Thermoplastic parts can fail. This is no secret. However, when it has happened it is crucial to find out the reason for the failure of a part. Then, removing the cause of defect takes priority.
For the analysis of the cause of failure of injection-molded thermoplastic parts, a superior level of expertise in material science, production methods and analytical instrumentation is required. There is a wide array of failure scenarios that can occur. Possibilities range from misuse and unintentional service conditions to design faults, molding issues, StressStress is defined as a level of force applied on a sample with a well-defined cross section. (Stress = force/area). Samples having a circular or rectangular cross section can be compressed or stretched. Elastic materials like rubber can be stretched up to 5 to 10 times their original length.stress, overload and degradation.
Thermal analysis instruments are powerful tools for failure analysis. Here is a short list of thermal analysis techniques and which questions they can answer in your failure analysis:
- Was the material contaminated with a different material?
- Did the supplier provide the correct material composition for my thermoplastic part?
- What is the crystallinity of the material? Is there any potential for Post Crystallization (Cold Crystallization)The post crystallization of semi-crystalline plastics occurs primarily at elevated temperatures and increased molecular mobility above the glass transition.post-crystallization?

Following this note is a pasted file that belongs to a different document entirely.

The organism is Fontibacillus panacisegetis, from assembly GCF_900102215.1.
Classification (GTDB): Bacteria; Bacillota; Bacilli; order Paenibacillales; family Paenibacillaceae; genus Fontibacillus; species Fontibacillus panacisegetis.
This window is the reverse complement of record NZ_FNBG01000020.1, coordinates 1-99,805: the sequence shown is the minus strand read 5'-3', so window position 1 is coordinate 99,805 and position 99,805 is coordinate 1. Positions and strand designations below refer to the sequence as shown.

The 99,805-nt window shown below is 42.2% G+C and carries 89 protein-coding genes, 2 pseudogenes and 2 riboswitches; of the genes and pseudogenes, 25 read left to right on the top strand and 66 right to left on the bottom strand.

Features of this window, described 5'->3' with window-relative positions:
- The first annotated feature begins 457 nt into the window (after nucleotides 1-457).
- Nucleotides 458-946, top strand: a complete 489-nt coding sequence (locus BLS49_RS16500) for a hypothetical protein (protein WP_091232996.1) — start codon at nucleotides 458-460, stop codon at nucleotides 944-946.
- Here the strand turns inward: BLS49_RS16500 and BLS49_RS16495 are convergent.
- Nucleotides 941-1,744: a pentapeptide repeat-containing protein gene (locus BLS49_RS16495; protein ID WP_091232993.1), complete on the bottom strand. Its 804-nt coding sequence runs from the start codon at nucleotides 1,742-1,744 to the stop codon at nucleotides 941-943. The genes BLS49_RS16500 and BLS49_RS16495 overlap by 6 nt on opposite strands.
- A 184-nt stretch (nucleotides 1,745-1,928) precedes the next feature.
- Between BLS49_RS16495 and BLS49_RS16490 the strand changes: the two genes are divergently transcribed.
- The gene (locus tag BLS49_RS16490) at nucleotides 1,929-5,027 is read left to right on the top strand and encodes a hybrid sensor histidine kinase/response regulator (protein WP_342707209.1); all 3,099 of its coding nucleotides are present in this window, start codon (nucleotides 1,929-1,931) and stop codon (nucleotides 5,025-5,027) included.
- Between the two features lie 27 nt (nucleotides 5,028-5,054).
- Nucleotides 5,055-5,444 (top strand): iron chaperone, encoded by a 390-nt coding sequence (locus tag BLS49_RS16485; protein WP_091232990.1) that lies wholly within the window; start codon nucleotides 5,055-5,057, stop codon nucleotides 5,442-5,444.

- Was the material filled with the right amount of fillers, plasticizer and modifiers?
- Was the material thermally stable to withstand service temperatures?
- Did the material absorb water?
- Did the material change its dimensions at service temperatures?
- Was there residual StressStress is defined as a level of force applied on a sample with a well-defined cross section. (Stress = force/area). Samples having a circular or rectangular cross section can be compressed or stretched. Elastic materials like rubber can be stretched up to 5 to 10 times their original length.stress in the molded part?
- Did the material have the same mechanical properties at service temperatures?
- Did the material degrade at a faster rate than anticipated?
- Did the material lose its mechanical properties due to liquid interactions?
These few questions give you a short overview of the wide field of questions in failure analysis that can be answered with thermal analysis instrumentation.